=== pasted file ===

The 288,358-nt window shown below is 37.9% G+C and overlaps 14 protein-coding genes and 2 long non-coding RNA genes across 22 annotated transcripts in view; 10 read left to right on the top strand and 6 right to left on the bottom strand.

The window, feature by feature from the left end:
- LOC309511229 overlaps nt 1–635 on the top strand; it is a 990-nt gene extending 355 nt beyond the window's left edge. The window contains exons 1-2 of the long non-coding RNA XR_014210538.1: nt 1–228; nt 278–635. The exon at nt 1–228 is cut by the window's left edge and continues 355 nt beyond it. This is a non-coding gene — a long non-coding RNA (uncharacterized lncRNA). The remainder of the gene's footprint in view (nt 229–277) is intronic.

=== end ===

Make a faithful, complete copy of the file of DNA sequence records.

The 288,358-nt window shown below is 37.9% G+C and overlaps 14 protein-coding genes and 2 long non-coding RNA genes across 22 annotated transcripts in view; 10 read left to right on the top strand and 6 right to left on the bottom strand.

The window, feature by feature from the left end:
- LOC309511229 overlaps nt 1–635 on the top strand; it is a 990-nt gene extending 355 nt beyond the window's left edge. The window contains exons 1-2 of the long non-coding RNA XR_014210538.1: nt 1–228; nt 278–635. The exon at nt 1–228 is cut by the window's left edge and continues 355 nt beyond it. This is a non-coding gene — a long non-coding RNA (uncharacterized lncRNA). The remainder of the gene's footprint in view (nt 229–277) is intronic.